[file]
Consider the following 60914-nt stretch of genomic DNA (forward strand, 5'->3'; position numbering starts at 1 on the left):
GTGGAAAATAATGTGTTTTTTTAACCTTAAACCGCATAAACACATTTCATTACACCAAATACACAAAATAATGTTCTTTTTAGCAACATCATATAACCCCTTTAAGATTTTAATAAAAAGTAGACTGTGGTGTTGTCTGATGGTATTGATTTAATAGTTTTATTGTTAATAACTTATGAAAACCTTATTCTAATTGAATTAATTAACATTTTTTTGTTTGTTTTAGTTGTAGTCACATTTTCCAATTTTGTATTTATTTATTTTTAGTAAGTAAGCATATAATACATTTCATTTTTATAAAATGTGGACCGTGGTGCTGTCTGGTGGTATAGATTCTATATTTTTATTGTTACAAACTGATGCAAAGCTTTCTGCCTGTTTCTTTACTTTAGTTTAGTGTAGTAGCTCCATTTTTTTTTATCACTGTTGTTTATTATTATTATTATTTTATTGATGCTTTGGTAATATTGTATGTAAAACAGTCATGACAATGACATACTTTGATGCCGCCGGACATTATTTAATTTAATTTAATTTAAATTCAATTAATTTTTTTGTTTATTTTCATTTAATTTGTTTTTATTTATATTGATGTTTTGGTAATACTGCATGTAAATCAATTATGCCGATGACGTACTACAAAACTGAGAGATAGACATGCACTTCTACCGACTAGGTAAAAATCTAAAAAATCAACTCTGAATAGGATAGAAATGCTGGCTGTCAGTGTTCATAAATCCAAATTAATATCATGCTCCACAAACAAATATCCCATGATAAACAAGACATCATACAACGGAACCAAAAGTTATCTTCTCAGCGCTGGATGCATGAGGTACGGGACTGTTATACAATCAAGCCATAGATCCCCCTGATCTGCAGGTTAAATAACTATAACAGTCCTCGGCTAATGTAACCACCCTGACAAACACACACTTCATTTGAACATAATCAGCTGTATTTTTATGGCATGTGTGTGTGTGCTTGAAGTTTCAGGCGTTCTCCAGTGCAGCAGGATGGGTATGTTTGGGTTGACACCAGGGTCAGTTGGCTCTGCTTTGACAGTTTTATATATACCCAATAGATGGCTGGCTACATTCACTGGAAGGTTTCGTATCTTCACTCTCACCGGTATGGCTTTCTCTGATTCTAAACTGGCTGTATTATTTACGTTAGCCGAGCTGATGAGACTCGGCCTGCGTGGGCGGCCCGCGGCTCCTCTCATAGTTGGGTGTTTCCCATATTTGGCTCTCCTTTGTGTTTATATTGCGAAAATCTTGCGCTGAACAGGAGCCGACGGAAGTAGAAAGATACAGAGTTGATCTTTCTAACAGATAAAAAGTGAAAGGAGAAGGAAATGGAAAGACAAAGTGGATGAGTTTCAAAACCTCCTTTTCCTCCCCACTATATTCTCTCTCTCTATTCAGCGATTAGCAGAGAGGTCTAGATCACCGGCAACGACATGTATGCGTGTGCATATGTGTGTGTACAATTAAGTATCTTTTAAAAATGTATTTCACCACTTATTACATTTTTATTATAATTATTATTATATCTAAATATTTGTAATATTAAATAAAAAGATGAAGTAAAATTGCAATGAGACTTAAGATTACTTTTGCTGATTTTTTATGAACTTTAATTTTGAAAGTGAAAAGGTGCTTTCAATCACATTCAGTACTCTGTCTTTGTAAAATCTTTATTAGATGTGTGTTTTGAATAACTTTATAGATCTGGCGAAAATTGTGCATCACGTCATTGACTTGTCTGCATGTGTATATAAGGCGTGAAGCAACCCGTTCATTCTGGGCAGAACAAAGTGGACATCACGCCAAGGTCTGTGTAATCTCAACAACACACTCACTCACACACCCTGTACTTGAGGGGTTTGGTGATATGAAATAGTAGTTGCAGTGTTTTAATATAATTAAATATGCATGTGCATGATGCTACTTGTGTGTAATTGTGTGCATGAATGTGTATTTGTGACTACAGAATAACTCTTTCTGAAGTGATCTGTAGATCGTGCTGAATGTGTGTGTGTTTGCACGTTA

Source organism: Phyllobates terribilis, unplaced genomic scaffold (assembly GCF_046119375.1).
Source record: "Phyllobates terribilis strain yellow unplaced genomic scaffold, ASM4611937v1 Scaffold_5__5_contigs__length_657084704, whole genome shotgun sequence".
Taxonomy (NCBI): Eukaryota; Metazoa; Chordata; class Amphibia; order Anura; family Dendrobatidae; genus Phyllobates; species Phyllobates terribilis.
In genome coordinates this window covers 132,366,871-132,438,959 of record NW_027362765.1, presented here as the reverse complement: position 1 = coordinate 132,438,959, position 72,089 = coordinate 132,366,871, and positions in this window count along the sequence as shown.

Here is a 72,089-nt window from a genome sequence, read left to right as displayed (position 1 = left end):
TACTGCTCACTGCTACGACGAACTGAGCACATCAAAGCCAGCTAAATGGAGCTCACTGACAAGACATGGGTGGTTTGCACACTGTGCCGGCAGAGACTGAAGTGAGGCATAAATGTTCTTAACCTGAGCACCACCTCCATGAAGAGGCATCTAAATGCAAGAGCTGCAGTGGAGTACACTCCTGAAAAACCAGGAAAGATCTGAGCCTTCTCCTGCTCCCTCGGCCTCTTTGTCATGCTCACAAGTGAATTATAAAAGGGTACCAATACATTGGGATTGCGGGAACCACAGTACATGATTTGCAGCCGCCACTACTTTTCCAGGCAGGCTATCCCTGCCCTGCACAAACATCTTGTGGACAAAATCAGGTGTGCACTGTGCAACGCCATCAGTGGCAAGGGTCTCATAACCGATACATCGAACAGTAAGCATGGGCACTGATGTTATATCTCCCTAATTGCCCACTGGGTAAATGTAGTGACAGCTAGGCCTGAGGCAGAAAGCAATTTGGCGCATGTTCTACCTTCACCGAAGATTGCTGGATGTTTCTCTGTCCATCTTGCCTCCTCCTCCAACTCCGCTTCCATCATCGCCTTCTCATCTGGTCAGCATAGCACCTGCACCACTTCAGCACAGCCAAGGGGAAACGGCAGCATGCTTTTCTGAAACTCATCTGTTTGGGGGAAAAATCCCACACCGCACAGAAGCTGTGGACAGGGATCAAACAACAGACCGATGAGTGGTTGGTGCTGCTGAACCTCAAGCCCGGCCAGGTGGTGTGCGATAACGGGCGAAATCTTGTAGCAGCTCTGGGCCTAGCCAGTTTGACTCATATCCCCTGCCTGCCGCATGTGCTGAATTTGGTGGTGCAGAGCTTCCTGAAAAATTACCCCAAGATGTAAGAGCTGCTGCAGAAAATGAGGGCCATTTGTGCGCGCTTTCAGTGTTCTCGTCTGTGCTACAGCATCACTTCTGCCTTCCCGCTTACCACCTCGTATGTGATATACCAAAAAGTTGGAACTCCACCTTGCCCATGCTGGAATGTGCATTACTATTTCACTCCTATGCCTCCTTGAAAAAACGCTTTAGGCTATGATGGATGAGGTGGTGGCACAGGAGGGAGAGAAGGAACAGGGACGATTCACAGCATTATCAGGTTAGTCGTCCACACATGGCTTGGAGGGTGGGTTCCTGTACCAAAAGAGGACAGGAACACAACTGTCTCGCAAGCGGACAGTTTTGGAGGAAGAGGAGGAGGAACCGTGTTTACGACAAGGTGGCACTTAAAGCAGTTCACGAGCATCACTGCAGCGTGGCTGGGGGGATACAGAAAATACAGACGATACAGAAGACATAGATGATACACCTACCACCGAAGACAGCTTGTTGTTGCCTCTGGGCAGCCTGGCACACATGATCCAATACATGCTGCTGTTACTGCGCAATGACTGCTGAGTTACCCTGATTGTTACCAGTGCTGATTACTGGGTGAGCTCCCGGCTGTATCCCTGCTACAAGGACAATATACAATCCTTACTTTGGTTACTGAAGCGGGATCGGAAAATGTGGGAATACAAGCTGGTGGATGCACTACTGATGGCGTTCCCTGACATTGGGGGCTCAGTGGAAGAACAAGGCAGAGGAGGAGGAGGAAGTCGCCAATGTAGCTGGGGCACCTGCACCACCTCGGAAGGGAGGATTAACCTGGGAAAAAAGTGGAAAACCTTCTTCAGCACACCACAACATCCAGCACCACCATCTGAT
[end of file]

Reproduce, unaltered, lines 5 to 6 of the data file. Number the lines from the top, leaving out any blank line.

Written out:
Taxonomy (NCBI): Eukaryota; Metazoa; Chordata; class Amphibia; order Anura; family Dendrobatidae; genus Phyllobates; species Phyllobates terribilis.
In genome coordinates this window covers 132,366,871-132,438,959 of record NW_027362765.1, presented here as the reverse complement: position 1 = coordinate 132,438,959, position 72,089 = coordinate 132,366,871, and positions in this window count along the sequence as shown.